Xylophagous insects and fungi will feed on the woods that make up your house, both inside and outside: frames, parquet flooring. If you are looking for a curative treatment, there are various solutions on the market:
conventional insecticides (xylophenes, others) to get rid of xylophagous insects
fungicides to eliminate lignivorous fungi
Insecticide fungicides active on both woodborers and fungi.
natural insecticide treatments of wood as an alternative to xylophene
Woodborers (beetle, longhorn) are wood insects. Usually you realise that your wood is infected long after the first insects have taken a liking to your wood. It is the larvae deposited by the adult insects that reproduce and create damage to your wood. The larvae will live in your wood for an average of 1 to 5 years. After that, they will develop into adult insects and emerge from your wood. But when they emerge, they will lay eggs, which will develop into larvae that will attack your wood. It is a vicious circle, so as soon as you see any evidence of wood borers, you must treat. If your wood has been attacked, you may see many holes, wood dust, flying or dead insects near your wood.
If your wood has already been attacked by woodborers, you can use a "xylophene" type product. You will find "xylophenes" for exterior wood to treat a framework for example or "xylophenes" for interior wood for the treatment of beams and parquet floors. These products are very aggressive and toxic. The toxic substances contained in these products, which eradicate insects, will be released into the environment and into the air you breathe. Other insecticide products available on the market are boron salt products for wood treatment. They are just as toxic. This is why we will subsequently recommend a natural treatment against xylophagous insects as an alternative to xylophene.
If you live in a damp area, or have a terrace or a cladding, near, for example, a pond or a very damp garden, you should be particularly careful. You may have had stagnant water or splashes of water that damage your wood.
If your wood shows blue or black traces (mould), it has been attacked by fungi. You will often find fungi on beams and frames, which are wet areas. To recognise the merule, a very common fungus, you will find something like a white or grey spider's web.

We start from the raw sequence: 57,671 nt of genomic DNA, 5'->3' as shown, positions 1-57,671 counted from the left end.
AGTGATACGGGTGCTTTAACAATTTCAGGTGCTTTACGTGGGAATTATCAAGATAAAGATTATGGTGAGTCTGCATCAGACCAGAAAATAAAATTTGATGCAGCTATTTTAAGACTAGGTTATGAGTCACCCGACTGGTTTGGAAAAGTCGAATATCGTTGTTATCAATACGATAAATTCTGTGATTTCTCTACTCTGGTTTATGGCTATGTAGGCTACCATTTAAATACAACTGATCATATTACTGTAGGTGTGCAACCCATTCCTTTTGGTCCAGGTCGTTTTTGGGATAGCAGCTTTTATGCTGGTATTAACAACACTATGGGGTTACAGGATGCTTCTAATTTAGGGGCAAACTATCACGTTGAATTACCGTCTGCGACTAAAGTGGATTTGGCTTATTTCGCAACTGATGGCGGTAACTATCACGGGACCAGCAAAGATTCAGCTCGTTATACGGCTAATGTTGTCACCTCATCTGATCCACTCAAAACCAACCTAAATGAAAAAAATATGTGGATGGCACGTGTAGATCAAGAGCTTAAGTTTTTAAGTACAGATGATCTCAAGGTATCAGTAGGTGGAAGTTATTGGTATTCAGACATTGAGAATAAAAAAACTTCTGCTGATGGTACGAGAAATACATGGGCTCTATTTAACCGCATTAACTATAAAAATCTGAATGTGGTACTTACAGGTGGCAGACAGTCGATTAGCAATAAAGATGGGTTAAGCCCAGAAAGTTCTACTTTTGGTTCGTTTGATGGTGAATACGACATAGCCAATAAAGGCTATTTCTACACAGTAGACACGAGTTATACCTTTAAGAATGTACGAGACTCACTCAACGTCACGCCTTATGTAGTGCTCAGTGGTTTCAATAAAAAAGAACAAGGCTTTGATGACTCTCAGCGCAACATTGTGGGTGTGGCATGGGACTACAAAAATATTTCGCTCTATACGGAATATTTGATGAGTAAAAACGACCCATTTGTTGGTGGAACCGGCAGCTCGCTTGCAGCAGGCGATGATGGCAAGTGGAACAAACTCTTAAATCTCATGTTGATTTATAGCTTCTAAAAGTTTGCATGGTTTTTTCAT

To eliminate wood fungi, you can use a cleaner such as Wood Cleaner N100 or a fungicide product for moulds. These anti-blue wood treatments are mainly applied to exterior woods since there is no standing water indoors, so mould is rare. We recommend to treat wood fungi and moulds and ensure that the wood is healthy. Once the primer has been used, you can apply a to reinforce protection against humidity.
You will find many products on the market that are both insecticide and fungicide. In order to respect the health of the applicator and the environment, we advise you to use "natural" treatment products or products without conventional insecticides or fungicides such as , the , the or Indian Patina. Also keep in mind that it is preferable to treat wood only when you feel it is necessary to do so in order to adopt a responsible attitude towards the environment.
We advise you to use a product that is both preventive and curative in order to treat your affected wood while keeping the product to do preventive work on your other woods.
The woods are classified in classes from 1 to 5. From class 2 onwards, which concerns exterior woods (frames, frameworks), the risks are linked to woodborers and fungi, which is why it is important to treat class 2 exterior woods as a preventive measure. You can use or the (version concentrée du ), a natural insecticide-fungicide treatment. This product, which consists of vegetable and mineral materials, can be used to treat and protect interior and exterior wood against wood borers and fungi. You can also use Indian Patina, a product formulated with vegetable and mineral materials.
First of all, you have to work on clean wood. Remove any parts of the wood that are too infected by insects.
Then you can apply your treatment. Insecticide fungicides are applied either by spraying or brushing the product on the infected wood in two coats 12 hours apart.
After the treatment of your wood, you can see a whitish layer appear. Don't worry, this is a sign of the product's effectiveness. Then you must inject the product into the infected areas (the flight holes) using a syringe sold in pharmacies. These natural wood treatments are odourless. It is therefore less unpleasant to apply than a chemical treatment.
You can also apply a preventive treatment against woodborers or fungi by spraying or brushing the product in two coats 12 hours apart.
You can also use insecticide and fungicide furniture treatments as a preventive measure every time you buy second-hand wooden furniture, for example.